NetBeans Community Honors Contributors

At this year's NetBeans Software Day, five members of the IDE's global development community were honored for their valuable contributions to the NetBeans platform. Each winner received a framed plaque (designed by James Gosling) and a new Sun "developer machine" - an Ultra 20 Opteron workstation that comes with the Java Desktop System and a suite of Java technology developer tools preinstalled.

Most of the winners have been involved with the NetBeans community for many years. Only one of five works for a company which creates software that interoperates with NetBeans. These individuals became involved with NetBeans because they support open source software development and wanted to make a difference.

A packed crowd at NetBeans Software Day (photo: J. Chalupa)
A packed crowd at NetBeans Day

Unfortunately, not all of the winners could be at the event in person. The NetBeans development community takes this opportunity to congratulate this year's winners and thank them for their continued support:

Rich Unger accepts his award
                      from James Gosling and Tim Cramer (photo: J. Chalupa)
Rich Unger accepts his award from James Gosling and Tim Cramer

  • Vincent Brabant - Vincent works for a telecom company in Brussels, Belgium. He first used NetBeans 3.0 when taking a Java technology course in 2002. Vincent launched the TranslatedFiles project as a community center for people doing translations of NetBeans and has localized the IDE, documentation and parts of in French. He was a past member of the NetBeans governance board.

  • Maxym Mykhalchuk - Maxym lives in the Ukraine and is working on his Ph.D. involvingcomputer-assisted translation. In 2002, he started a project to localize NetBeans in Russian and currently manages the Russian- language mailing list. "...It's nice to know that there are people here on Earth you've never seen in person, but that you helped and they helped you..." says Maxym. He was also a past member of the NetBeans governance board.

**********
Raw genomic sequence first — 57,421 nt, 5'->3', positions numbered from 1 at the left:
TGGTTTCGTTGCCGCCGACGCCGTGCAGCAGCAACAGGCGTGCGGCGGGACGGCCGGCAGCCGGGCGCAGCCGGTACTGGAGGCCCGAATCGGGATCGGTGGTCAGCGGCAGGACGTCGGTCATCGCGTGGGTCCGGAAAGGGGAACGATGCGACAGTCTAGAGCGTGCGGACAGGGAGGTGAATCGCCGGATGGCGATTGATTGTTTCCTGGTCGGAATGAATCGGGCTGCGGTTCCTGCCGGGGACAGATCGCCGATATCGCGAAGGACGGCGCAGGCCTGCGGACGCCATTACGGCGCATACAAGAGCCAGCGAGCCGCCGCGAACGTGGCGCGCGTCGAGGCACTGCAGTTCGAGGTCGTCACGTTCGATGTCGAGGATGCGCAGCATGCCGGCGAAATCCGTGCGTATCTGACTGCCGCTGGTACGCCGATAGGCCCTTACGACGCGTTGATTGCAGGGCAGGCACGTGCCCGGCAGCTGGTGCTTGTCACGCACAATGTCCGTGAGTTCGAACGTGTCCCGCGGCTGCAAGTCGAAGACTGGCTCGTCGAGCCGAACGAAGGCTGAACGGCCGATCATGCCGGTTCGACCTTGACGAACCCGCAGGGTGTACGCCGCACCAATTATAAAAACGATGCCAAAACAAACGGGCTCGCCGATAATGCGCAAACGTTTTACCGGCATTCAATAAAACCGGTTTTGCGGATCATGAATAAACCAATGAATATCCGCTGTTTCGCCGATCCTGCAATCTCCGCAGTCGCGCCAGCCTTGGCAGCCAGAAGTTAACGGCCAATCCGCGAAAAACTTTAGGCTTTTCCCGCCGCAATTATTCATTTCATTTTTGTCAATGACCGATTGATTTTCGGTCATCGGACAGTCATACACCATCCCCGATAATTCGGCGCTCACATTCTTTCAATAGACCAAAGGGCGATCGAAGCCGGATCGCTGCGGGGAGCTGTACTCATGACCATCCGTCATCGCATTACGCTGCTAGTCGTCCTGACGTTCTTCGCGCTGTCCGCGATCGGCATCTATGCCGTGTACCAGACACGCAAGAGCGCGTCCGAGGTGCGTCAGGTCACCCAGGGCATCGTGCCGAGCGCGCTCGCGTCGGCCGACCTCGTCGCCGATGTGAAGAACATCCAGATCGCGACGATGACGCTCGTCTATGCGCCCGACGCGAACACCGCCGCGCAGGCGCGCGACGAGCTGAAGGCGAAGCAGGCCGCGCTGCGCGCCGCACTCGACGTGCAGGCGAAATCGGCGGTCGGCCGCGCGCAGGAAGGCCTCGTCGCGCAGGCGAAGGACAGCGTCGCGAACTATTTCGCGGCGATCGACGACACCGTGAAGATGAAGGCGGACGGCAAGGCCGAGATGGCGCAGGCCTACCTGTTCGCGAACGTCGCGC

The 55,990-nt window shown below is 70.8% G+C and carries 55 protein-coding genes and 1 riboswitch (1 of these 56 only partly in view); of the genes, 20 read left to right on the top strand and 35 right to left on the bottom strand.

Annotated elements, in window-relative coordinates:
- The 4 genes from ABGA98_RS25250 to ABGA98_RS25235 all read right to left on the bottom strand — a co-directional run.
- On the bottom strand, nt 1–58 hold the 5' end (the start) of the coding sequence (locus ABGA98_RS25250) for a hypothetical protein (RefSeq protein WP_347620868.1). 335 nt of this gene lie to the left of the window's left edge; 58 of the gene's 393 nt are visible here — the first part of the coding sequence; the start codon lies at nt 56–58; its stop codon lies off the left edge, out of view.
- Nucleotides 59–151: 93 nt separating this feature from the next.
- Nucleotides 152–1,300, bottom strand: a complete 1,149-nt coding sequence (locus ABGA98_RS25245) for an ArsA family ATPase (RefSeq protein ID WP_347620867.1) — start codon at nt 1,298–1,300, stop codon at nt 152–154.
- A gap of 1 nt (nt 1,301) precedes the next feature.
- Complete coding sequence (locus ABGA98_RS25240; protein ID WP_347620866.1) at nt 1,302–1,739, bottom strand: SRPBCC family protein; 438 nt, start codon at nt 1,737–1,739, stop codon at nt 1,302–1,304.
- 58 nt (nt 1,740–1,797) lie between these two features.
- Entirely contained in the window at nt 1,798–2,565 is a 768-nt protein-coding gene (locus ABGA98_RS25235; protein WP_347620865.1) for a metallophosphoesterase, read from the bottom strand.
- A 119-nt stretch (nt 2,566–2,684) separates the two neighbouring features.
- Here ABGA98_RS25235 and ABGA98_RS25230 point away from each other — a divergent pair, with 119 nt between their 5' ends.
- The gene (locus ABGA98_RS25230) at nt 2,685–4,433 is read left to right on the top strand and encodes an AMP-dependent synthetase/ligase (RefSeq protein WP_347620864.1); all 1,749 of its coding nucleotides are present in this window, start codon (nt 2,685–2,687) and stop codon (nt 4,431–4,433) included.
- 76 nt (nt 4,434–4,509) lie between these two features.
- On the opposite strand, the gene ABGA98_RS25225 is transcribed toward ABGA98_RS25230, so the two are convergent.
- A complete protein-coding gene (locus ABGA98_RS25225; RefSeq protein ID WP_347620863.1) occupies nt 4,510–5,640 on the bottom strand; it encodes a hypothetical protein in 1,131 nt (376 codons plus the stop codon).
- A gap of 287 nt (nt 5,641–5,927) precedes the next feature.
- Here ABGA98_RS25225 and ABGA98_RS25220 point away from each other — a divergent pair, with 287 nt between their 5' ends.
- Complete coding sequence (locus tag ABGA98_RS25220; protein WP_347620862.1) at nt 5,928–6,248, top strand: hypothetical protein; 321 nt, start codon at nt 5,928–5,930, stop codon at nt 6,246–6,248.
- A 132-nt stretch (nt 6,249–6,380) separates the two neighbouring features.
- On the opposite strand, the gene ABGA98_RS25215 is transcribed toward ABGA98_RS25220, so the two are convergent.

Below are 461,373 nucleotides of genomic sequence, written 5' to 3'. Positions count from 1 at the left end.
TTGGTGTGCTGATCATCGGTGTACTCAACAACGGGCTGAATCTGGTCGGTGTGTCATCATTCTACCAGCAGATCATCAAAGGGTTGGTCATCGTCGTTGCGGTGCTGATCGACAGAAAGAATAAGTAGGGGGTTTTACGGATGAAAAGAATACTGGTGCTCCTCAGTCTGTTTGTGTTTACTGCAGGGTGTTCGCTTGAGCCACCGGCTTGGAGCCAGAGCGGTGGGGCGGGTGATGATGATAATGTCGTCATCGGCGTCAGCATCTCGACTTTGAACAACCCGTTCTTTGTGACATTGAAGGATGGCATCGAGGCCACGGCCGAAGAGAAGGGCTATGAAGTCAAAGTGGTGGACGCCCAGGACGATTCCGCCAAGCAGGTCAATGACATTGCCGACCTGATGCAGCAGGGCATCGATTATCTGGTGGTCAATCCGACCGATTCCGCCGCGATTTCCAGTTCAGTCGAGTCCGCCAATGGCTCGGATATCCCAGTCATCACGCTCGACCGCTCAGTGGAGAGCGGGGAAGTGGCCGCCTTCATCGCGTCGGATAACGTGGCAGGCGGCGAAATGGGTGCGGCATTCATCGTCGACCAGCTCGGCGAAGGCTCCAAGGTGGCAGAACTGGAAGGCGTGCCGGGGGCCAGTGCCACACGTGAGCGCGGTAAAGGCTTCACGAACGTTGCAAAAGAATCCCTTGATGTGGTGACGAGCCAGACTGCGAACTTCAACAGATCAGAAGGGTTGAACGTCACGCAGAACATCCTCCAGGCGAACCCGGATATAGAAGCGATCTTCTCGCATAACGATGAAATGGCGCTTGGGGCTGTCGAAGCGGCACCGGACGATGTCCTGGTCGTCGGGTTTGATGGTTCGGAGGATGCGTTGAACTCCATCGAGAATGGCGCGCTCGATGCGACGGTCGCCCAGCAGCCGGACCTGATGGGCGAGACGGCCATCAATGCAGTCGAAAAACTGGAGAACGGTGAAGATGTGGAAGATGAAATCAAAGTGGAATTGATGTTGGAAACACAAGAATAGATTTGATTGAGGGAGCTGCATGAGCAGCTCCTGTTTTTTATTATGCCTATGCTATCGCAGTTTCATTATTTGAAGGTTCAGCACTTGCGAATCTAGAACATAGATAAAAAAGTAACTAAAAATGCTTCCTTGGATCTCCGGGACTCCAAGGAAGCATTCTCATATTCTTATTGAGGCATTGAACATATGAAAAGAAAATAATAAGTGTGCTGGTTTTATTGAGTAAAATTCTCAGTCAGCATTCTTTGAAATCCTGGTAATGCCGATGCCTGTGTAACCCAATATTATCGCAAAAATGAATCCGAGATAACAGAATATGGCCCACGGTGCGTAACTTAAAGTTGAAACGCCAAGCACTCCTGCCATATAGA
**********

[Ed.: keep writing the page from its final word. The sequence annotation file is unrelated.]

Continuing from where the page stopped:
• Manfred Riem - Manfred is a long-time member of the NetBeans development community. He first started using NetBeans in 1999, when it was a commercial product yet to be acquired by Sun Microsystems. He has worked on the Dutch translation of the IDE and content. "I didn't expect to win an award," says Manfred, "...being involved with NetBeans was and is for me something I like because it will benefit a lot of people."

  • Bruno Souza - Bruno can easily be recognized at the JavaOne developer conference as the guy wearing the Brazilian flag on his back. He has been tremendously active in popularizing NetBeans in his native Brazil, where he works as a consultant.

  • Rich Unger - Rich works for Nuance Communications as one of the lead developers of V-Builder, a development environment for Voice-XML (a tool for creating voice-based menus). V-Builder is built on the NetBeans platform and re- uses a number of plug-ins that can be found in the NetBeans IDE. "I like it when people write me or the list, saying they are using my code," he says. "I'll see email addresses from Turkey, China, or the JPL and think ‘Cool!’ I suppose, in any vibrant open source community, that's how just about everything gets done." Rich has been involved in NetBeans for a number of years, and has made many code contributions including the "cluster harness", which made it much easier to build applications on the NetBeans platform, and also wrote an excellent tutorial to go with it. Rich is a current member of the NetBeans board.

Tim Boudreau

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